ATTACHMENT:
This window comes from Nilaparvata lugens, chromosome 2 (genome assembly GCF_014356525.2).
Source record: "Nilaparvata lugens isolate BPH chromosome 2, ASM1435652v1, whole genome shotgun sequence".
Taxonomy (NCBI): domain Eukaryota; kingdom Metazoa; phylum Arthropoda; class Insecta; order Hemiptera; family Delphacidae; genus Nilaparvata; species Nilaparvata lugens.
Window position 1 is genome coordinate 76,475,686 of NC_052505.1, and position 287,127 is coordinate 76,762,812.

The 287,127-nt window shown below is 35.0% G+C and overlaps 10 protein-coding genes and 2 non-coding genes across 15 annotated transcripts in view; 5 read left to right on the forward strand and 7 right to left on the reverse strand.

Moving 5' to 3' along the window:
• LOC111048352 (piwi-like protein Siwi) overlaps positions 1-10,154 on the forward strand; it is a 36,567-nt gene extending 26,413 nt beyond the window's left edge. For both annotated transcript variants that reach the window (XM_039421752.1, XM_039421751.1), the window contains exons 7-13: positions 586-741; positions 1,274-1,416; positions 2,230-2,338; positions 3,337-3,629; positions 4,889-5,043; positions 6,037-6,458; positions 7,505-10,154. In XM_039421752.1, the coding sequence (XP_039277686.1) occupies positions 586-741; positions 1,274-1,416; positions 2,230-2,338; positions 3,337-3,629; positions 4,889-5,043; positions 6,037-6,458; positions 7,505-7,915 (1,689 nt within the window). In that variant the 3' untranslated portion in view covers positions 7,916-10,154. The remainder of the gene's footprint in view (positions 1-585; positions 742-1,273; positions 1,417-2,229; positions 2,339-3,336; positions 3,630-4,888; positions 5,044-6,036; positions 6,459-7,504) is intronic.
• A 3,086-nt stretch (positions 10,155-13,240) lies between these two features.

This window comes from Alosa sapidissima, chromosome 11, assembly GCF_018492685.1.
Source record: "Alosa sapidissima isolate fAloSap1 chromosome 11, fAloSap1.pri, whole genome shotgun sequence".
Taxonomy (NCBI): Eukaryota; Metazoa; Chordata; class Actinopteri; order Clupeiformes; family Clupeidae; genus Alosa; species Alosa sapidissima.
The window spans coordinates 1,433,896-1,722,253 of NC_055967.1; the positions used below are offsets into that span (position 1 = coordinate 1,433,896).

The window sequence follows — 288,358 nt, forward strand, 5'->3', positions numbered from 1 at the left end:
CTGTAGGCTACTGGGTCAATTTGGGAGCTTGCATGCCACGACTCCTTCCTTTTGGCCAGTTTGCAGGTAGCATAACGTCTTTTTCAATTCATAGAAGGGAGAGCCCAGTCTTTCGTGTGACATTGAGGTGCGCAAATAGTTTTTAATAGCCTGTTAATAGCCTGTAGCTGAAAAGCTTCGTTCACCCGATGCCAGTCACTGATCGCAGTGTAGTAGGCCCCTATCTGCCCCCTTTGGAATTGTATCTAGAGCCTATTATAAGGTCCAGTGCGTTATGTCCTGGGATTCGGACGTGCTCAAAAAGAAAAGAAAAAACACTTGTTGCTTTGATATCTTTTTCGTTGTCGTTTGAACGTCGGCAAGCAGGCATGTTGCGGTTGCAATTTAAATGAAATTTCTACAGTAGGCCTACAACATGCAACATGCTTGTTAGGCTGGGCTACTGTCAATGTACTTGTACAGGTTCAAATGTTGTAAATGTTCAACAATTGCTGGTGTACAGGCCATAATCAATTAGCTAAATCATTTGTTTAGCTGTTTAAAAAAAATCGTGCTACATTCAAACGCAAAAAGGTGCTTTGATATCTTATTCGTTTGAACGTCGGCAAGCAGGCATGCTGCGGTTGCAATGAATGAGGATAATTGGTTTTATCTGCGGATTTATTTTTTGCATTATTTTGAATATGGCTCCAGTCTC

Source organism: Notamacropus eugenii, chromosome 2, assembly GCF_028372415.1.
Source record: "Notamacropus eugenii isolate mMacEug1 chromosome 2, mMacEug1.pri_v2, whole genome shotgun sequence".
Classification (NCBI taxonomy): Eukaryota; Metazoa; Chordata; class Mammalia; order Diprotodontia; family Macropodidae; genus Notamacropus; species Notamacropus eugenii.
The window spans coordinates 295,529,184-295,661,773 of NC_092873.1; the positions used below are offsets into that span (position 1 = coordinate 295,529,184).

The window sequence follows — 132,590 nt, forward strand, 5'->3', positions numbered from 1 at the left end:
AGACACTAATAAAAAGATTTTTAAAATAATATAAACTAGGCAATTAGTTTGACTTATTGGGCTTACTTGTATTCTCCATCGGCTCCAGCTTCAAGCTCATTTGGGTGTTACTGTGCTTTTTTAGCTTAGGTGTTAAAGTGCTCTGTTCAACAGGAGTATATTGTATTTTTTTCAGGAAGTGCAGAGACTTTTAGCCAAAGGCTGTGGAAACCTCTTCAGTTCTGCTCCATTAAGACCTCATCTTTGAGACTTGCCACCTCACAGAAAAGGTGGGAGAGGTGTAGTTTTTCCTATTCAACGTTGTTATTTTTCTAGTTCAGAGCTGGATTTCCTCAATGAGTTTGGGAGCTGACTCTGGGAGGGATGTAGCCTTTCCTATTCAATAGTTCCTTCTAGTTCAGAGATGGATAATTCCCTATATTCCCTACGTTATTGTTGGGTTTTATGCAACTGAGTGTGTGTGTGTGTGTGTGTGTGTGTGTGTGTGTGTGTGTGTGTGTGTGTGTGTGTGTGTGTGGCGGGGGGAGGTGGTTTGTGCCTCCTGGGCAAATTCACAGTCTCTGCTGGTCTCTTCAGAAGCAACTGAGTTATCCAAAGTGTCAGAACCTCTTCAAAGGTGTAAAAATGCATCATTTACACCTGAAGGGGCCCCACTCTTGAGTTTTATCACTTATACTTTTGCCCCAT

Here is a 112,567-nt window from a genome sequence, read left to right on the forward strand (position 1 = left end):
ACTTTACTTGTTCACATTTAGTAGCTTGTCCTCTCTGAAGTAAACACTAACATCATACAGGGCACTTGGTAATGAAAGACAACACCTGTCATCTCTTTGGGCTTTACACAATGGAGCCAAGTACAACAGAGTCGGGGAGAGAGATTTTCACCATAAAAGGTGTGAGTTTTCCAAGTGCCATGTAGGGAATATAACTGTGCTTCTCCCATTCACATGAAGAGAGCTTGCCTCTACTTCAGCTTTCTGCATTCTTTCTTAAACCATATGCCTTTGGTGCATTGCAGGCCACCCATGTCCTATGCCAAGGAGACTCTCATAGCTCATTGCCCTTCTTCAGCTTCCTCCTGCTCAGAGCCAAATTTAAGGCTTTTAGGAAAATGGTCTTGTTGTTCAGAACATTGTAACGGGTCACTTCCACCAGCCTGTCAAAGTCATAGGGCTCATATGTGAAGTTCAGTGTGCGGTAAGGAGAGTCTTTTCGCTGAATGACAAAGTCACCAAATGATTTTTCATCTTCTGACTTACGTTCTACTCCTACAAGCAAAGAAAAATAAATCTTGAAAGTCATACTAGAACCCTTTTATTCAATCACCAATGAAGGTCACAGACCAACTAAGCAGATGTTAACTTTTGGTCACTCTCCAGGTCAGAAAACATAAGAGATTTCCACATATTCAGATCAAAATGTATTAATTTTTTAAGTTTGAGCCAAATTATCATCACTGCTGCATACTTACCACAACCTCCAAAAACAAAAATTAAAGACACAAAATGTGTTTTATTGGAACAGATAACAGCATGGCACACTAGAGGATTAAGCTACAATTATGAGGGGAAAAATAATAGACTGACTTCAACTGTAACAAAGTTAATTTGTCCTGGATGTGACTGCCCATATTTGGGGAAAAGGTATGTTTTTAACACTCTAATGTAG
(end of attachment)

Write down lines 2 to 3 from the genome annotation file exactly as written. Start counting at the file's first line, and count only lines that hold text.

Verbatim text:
Source record: "Nilaparvata lugens isolate BPH chromosome 2, ASM1435652v1, whole genome shotgun sequence".
Taxonomy (NCBI): domain Eukaryota; kingdom Metazoa; phylum Arthropoda; class Insecta; order Hemiptera; family Delphacidae; genus Nilaparvata; species Nilaparvata lugens.